Err. Skipless. Need I say more?
> I've actually built a
> bunch of systems that were originally spec'ed to be hybrids. Wouldn't be
> surprised if Mark had too, given his Nortel address.
I hope that's not an invitation to a resume war. I built, or was instrumental
in building, a system that not only replaced a number of horribly expensive
motor regulators with software running closed loops over a realtime network,
but ran a gui, database, report generator, ladder logic, sensor inputs and
two-way network interface over serial lines, all on a 486. So I know what
it's like to do it all with a realtime system. I'd rather not, thankyou, not
the parts that don't need it.
> > Also, it appears you didn't read the post you responded to. Two alternatives
> > were presented:
> > 1) Load the whole mp3 into memory before playing it
I'll leave that to people who appreciate quality mp3 playback to decide.
> And that alternative sucks. Think scalability.
> > 2) Implement a filesystem with realtime response
> And your shared fs alternative sucks. Think abysmal disk throughput for
> the rest of the system. Think starvation. Think all the reasons we've been
> trying to clean up the elevator code times ten. And that's just for the
> device queue, never mind the deadlock avoidance problems. See "priority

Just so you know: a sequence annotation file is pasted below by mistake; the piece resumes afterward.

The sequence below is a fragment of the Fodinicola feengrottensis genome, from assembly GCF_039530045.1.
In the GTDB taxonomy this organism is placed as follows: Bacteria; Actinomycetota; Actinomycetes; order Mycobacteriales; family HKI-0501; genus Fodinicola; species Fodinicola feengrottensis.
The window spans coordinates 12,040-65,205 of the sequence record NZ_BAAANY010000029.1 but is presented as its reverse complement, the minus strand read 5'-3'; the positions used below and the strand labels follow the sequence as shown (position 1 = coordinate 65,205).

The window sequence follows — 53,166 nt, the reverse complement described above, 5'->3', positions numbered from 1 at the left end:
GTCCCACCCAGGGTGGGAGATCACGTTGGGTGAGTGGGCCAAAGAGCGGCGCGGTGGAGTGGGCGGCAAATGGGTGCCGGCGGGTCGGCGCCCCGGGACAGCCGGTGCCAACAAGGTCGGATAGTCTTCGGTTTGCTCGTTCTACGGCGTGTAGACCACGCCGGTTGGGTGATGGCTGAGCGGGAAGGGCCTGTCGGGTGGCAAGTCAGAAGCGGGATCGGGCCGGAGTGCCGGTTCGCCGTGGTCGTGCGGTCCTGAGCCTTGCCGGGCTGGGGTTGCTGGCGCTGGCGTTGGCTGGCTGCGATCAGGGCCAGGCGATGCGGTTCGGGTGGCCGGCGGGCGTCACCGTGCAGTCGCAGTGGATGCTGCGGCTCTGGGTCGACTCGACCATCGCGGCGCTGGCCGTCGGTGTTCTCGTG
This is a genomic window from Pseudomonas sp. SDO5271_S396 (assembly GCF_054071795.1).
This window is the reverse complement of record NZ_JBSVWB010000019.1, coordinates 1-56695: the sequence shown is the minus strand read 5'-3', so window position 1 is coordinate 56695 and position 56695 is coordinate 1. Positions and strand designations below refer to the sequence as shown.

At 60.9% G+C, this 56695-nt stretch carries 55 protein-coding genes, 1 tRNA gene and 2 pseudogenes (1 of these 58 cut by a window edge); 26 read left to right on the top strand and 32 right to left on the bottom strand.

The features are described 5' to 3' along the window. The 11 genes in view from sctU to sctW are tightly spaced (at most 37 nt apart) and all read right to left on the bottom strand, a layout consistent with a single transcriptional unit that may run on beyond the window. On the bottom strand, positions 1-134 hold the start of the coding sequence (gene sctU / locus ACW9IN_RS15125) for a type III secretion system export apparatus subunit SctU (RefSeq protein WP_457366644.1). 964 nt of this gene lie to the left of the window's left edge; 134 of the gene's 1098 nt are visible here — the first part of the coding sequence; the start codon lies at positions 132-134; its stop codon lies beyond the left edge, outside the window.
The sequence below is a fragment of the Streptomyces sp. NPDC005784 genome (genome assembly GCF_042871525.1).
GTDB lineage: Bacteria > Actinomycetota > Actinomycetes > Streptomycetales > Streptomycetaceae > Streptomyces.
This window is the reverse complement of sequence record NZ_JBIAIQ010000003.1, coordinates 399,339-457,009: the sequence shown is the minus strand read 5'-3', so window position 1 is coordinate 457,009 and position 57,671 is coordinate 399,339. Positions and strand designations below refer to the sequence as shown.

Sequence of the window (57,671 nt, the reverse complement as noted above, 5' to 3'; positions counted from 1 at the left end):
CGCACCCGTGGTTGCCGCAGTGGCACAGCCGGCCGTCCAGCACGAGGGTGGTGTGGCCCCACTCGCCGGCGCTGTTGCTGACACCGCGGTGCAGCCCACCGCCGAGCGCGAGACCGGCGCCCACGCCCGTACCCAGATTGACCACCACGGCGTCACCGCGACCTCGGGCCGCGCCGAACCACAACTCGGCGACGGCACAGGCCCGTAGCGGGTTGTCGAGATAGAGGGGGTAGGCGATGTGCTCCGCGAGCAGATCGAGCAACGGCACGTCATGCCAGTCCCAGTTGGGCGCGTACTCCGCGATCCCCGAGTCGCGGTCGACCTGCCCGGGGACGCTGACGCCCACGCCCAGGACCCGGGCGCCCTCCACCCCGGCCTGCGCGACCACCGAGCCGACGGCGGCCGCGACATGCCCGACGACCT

What kind of argument is that? It sounds like: because our current block
interface sucks, all block interfaces suck, and always will. On the
contrary, I believe our current interface sucks precisely because it is
not built according to sound principles of realtime design.
You seem to be all in favor of giving up before you start. That's not
how Linux was built.
> > Both approaches have their uses. The second is the one I'm interested in,
> > if that isn't already obvious. The first is just a quick hack that will
> > give you guaranteed-skipless audio playback, something that Linux is
> > currently unable to do.
> Umm, neither can your CD player. But if you take the proper precautions to
> avoid it being jostled, clean your discs, and give it decent buffering, it
> will be more than satisfactory. Can we bring Linux up to the same
> standard with the pre-empt and low-latency approaches?
No you can't. Grief.
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